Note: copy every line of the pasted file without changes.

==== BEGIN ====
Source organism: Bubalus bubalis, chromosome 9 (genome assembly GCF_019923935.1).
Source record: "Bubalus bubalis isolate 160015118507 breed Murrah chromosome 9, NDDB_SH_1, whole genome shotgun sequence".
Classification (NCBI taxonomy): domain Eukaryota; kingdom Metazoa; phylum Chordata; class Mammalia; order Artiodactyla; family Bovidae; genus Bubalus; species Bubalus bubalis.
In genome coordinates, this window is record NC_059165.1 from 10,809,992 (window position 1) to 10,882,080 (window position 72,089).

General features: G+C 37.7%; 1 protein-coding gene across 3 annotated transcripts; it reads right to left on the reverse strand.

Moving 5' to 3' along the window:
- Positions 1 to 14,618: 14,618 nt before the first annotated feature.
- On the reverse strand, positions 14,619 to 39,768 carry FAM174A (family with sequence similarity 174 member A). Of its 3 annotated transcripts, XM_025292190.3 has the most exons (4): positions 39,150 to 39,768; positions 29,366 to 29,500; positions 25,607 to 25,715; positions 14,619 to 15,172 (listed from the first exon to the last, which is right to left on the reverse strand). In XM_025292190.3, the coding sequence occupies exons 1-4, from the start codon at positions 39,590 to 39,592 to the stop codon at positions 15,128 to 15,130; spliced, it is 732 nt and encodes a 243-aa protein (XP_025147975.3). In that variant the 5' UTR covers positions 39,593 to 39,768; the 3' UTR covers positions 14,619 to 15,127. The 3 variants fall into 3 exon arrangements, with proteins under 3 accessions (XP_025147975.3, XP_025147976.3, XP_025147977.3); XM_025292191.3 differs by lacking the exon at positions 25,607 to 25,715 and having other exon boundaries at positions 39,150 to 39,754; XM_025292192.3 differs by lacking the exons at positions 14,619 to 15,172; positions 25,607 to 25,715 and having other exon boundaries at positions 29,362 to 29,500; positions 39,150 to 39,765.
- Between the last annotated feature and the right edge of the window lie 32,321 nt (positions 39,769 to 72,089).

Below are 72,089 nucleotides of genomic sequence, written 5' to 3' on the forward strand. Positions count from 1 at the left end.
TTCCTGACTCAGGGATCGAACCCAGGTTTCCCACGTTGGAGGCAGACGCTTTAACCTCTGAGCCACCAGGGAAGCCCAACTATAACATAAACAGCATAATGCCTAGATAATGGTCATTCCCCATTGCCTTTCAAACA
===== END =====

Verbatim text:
Source organism: Bubalus bubalis, chromosome 9 (genome assembly GCF_019923935.1).
Source record: "Bubalus bubalis isolate 160015118507 breed Murrah chromosome 9, NDDB_SH_1, whole genome shotgun sequence".
Classification (NCBI taxonomy): domain Eukaryota; kingdom Metazoa; phylum Chordata; class Mammalia; order Artiodactyla; family Bovidae; genus Bubalus; species Bubalus bubalis.
In genome coordinates, this window is record NC_059165.1 from 10,809,992 (window position 1) to 10,882,080 (window position 72,089).

General features: G+C 37.7%; 1 protein-coding gene across 3 annotated transcripts; it reads right to left on the reverse strand.

Moving 5' to 3' along the window:
- Positions 1 to 14,618: 14,618 nt before the first annotated feature.
- On the reverse strand, positions 14,619 to 39,768 carry FAM174A (family with sequence similarity 174 member A). Of its 3 annotated transcripts, XM_025292190.3 has the most exons (4): positions 39,150 to 39,768; positions 29,366 to 29,500; positions 25,607 to 25,715; positions 14,619 to 15,172 (listed from the first exon to the last, which is right to left on the reverse strand). In XM_025292190.3, the coding sequence occupies exons 1-4, from the start codon at positions 39,590 to 39,592 to the stop codon at positions 15,128 to 15,130; spliced, it is 732 nt and encodes a 243-aa protein (XP_025147975.3). In that variant the 5' UTR covers positions 39,593 to 39,768; the 3' UTR covers positions 14,619 to 15,127. The 3 variants fall into 3 exon arrangements, with proteins under 3 accessions (XP_025147975.3, XP_025147976.3, XP_025147977.3); XM_025292191.3 differs by lacking the exon at positions 25,607 to 25,715 and having other exon boundaries at positions 39,150 to 39,754; XM_025292192.3 differs by lacking the exons at positions 14,619 to 15,172; positions 25,607 to 25,715 and having other exon boundaries at positions 29,362 to 29,500; positions 39,150 to 39,765.
- Between the last annotated feature and the right edge of the window lie 32,321 nt (positions 39,769 to 72,089).

Below are 72,089 nucleotides of genomic sequence, written 5' to 3' on the forward strand. Positions count from 1 at the left end.
TTCCTGACTCAGGGATCGAACCCAGGTTTCCCACGTTGGAGGCAGACGCTTTAACCTCTGAGCCACCAGGGAAGCCCAACTATAACATAAACAGCATAATGCCTAGATAATGGTCATTCCCCATTGCCTTTCAAACA